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RE: Plwd: Rigid Diaphragm Analysis - Opinions Wanted

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Your comments are true when designing a small building with small forces
on good soil, but the higher forces apply to all elements in the LFRS.
The 20% cost increase was just a correlation (not having much info on
costs) but it would seem that the extra time spent in the design
outweighs the construction cost increase.  I work mostly on tilt-up
structures that are priced in cost per square foot of coverage in a
general sense. If I'm designing diaphragms, wall panels, shearwalls,
footings, collectors all to a 20% higher force level I think the cost
can be significant. Don't forget that our forces are already swelling
compared to the previous code and an additional 20% force level won't
translate well to an established developer who bases the costs on
present construction. If you are designing a house, I grant you the fact
that the costs may not be that significant.

Gerard Madden
CRJ Associates
Design Engineer, Structural Department
650-324-0691x129
650-324-0927-fax
gerardm(--nospam--at)crjarch.com


> -----Original Message-----
> From:	ASQUILALA(--nospam--at)aol.com [SMTP:ASQUILALA(--nospam--at)aol.com]
> Sent:	Tuesday, July 13, 1999 8:21 PM
> To:	seaint(--nospam--at)seaint.org
> Subject:	Re: Plwd: Rigid Diaphragm Analysis - Opinions Wanted
> 
> > I feel that if you design your buildings for a 20% higher force and
> your 
> competitors
> > spend an extra day or two doing calcs, your clients will gradually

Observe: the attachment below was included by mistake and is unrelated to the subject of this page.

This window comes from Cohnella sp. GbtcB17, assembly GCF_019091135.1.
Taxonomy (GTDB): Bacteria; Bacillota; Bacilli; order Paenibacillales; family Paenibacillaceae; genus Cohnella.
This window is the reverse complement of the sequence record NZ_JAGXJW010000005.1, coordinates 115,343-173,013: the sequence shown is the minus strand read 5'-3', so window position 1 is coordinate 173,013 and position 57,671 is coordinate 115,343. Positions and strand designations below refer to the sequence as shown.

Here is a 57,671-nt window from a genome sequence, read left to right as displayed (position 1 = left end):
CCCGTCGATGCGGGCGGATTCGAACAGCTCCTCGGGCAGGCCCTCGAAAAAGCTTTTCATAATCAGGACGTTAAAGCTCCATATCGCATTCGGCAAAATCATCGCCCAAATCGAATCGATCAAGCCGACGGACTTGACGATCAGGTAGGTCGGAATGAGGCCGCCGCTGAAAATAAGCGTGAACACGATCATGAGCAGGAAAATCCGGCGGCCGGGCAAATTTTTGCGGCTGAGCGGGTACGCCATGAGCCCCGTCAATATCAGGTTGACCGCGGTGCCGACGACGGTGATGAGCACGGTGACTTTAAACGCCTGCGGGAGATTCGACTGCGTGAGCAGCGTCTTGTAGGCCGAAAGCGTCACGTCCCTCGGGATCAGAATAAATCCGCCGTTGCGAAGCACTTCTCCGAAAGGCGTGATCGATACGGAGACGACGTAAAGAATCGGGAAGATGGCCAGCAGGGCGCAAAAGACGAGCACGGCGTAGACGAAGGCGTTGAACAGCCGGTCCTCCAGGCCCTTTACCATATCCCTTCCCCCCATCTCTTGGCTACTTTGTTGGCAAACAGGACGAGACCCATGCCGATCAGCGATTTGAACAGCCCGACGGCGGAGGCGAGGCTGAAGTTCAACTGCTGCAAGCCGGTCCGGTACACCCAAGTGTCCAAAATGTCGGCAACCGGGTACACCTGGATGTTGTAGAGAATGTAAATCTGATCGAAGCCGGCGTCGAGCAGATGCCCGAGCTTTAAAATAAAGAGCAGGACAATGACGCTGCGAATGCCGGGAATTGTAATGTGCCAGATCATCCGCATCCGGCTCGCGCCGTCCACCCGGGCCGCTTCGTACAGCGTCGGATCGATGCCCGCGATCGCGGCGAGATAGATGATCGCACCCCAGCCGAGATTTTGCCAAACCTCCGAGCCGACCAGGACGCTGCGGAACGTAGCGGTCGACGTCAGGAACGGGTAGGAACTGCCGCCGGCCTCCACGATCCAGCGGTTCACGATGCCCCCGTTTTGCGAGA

> go
>  >elsewhere. I feel that engineering fees are nothing compared to
>  >construction costs. I recommend (not that I'm some authority) to do
> the
>  >extra calcs, save your client some money, and you'll also know the
> code
>  >a little better. If your buildings cost 20% more than the
> competition,
>  >you'll lose.
> 
> Providing extra 20% higher force doesn't translate to 20% more costs. 
> Sometimes doubling the force will not even increase the costs by 10%.
> 
> Assuming that after calculating using the long method you end up with
> shear 
> equals 275 lbs/ft. providing shear panel with 360 lbs/ft capacity.
> Then 
> using the simplified method you will come up with 330 lbs/ft, you will
> then 
> use the same 360 lbs/ft capacity.
> 
> Even if you need a little bit more stronger shear panel,  you might be
> just 
> adding thickness (it will increase the material cost but not
> necessarily the 
> labor cost), or you will make the spacing of nails closer (material
> cost and 
> labor cost will negligibly increase).
> 
> I happen to be both working in the design engineering and construction
> 
> industries.  My full time work is in construction and my part-time
> work and 
> moonlighting work are in design and engineering. It is sometimes funny
> that 
> we (engineers) think that we are trying to save the owners some money
> by 
> doing more complicated calculations. But in reality our efforts are
> not that 
> too significant.
> 
> You are right that engineering fees are nothing compared to
> construction 
> costs especially when they are in a hurry to finish the job.  The
> faster you 
> finish the design the more savings the contractor or the owner will
> gain. 
> 
> 
> Engr. Alfonso S. Quilala Jr., P.E.   
> 
> 
>  
>   
>  
>